On Wednesday, as silver and the silver ETF moved into our expected retracement zone (see Here), investors bought 18.4 million ounces of the silver ETF. For context, the silver ETF had only added 20.8 million ounces - in the twelve months prior to WednesdayAnd although one could certainly argue that a bull market is built and maintained on the backs of healthy investment demand - for a continuation of an already matured trend, one would have expected that investors appetites for silver to be significantly eroded after a nearly two year downtrend. From my perspective, their commitments and entrenched dogma has run commensurate with a misplaced causation that primarily revolves around the notion that more "printing" by the worlds largest central banks - translates into higher precious metals and commodity prices.  

Over the last two years, I have arguably been one of the most accurate forecasters of silver, the dollar and the CRB index - by maintaining one fundamental belief:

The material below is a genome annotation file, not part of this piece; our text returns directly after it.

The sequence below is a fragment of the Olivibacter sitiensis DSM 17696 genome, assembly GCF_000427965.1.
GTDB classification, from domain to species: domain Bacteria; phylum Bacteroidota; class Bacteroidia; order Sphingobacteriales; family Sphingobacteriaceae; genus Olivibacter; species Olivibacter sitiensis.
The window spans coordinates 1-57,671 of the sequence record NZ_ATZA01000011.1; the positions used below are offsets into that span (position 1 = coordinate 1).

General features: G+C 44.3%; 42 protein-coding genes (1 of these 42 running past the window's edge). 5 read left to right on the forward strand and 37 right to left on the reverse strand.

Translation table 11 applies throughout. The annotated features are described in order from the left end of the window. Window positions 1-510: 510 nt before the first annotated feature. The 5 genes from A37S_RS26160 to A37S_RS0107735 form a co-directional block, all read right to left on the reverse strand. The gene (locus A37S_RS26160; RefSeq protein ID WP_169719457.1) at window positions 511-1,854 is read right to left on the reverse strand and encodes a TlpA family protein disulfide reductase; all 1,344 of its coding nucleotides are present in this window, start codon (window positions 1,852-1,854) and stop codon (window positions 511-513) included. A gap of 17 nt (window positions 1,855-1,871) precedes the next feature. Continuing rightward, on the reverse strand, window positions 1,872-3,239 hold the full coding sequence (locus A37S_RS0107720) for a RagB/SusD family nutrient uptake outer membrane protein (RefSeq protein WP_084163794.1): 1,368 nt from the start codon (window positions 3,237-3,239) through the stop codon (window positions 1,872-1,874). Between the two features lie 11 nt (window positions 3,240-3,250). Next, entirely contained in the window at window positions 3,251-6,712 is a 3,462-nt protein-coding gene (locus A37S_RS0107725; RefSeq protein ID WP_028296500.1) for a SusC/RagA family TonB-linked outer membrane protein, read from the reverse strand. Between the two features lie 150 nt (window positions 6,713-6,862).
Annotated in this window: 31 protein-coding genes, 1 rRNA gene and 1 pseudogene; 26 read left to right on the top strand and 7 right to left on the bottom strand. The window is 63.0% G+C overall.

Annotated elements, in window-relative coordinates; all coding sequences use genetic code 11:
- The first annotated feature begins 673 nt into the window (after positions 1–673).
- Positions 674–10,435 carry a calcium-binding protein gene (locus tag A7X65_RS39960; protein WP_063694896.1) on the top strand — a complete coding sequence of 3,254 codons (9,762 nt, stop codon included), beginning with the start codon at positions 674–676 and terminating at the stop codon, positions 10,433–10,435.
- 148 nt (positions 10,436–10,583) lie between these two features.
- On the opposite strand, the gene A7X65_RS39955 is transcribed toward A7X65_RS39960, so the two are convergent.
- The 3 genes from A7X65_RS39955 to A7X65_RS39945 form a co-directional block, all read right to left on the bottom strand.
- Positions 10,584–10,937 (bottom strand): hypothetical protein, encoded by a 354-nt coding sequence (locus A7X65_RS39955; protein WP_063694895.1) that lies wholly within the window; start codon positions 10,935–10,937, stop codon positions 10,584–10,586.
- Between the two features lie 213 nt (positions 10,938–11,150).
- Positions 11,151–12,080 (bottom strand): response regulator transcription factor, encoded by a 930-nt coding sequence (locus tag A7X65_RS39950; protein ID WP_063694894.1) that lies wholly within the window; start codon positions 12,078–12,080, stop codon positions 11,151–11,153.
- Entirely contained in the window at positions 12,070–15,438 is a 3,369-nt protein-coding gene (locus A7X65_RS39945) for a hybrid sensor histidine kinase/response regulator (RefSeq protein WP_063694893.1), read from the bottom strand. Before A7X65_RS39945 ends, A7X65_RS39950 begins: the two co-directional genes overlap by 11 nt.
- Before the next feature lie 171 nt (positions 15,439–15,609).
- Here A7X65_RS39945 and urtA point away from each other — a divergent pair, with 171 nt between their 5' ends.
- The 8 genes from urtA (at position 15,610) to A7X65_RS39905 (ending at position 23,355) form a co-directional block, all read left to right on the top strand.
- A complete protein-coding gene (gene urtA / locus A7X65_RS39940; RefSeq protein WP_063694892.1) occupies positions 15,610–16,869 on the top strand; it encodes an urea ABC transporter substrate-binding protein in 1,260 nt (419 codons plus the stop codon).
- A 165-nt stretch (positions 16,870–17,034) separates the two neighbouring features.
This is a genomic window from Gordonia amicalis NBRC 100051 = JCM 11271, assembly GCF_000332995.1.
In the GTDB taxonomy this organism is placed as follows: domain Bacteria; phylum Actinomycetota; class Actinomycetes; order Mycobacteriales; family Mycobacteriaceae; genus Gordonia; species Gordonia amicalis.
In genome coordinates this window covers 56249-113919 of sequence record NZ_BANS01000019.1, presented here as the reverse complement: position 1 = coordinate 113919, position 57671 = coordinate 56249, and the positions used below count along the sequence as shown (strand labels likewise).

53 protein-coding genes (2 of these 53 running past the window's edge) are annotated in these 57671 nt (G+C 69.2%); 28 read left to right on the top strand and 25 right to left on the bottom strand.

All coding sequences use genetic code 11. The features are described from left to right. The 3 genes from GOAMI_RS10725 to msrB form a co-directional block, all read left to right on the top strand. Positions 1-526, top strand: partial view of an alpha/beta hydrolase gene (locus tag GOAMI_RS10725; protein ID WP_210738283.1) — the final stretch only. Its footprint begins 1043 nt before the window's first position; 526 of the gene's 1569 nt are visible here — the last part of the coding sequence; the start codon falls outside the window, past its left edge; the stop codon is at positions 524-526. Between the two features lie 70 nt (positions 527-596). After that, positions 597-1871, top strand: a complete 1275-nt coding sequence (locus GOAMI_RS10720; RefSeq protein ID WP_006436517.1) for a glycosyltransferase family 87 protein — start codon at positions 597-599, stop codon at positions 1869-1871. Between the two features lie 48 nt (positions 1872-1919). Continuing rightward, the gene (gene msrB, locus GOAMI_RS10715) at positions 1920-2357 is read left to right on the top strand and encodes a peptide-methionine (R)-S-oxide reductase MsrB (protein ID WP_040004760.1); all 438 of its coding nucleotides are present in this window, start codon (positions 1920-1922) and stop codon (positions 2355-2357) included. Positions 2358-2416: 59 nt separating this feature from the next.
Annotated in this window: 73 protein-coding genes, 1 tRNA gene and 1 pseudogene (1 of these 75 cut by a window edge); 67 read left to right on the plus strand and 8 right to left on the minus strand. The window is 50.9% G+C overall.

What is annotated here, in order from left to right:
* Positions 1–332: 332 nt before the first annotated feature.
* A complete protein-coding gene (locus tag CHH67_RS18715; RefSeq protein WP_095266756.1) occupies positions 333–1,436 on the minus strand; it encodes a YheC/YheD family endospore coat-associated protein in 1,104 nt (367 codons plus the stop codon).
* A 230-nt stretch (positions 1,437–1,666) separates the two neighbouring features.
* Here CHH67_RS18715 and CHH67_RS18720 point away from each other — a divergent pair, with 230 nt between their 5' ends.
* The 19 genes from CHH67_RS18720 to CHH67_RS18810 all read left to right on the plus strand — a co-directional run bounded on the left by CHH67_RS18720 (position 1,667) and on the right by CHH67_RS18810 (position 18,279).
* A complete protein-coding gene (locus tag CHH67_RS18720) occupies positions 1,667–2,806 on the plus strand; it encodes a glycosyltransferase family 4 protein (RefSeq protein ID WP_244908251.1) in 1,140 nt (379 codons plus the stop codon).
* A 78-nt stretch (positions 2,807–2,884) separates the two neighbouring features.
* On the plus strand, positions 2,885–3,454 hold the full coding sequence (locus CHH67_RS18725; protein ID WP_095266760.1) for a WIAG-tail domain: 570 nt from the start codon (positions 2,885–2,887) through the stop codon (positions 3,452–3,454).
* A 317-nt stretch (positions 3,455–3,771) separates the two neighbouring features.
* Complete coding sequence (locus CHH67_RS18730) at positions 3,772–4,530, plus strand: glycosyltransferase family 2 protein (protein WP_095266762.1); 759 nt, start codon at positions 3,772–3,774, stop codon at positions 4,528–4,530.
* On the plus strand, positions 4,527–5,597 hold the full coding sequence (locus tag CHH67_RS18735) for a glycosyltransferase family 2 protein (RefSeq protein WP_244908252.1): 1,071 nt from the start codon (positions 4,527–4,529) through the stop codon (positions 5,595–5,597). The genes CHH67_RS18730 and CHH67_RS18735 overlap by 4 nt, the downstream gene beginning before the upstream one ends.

• The US dollar index bottomed in May 2011 - regardless of QE
Downstream, this has translated into a sloughing environment for the precious metals complex, the euro and the CRB index. Notwithstanding of the previous secular low comparative, the chart published Friday (seen below) strongly impressions me to believe that the euro has been strengthening in a rare window of diminishing correlations to long-term relationships - such as the dollar and silver. 
Considering this dynamic in the past has typically marked exhaustion for the euro, I believe the strong inverse correlation to the dollar and strong positive correlation with silver will be reestablished in the not so distant future.  

To date, silver continues to follow the price, momentum and retracement path of the 1991 (now 1992) Nikkei comparative. 
Should the comparative continue to be prescient, silver will soon pivot lower after fulfilling the 50.0% retracment level last week.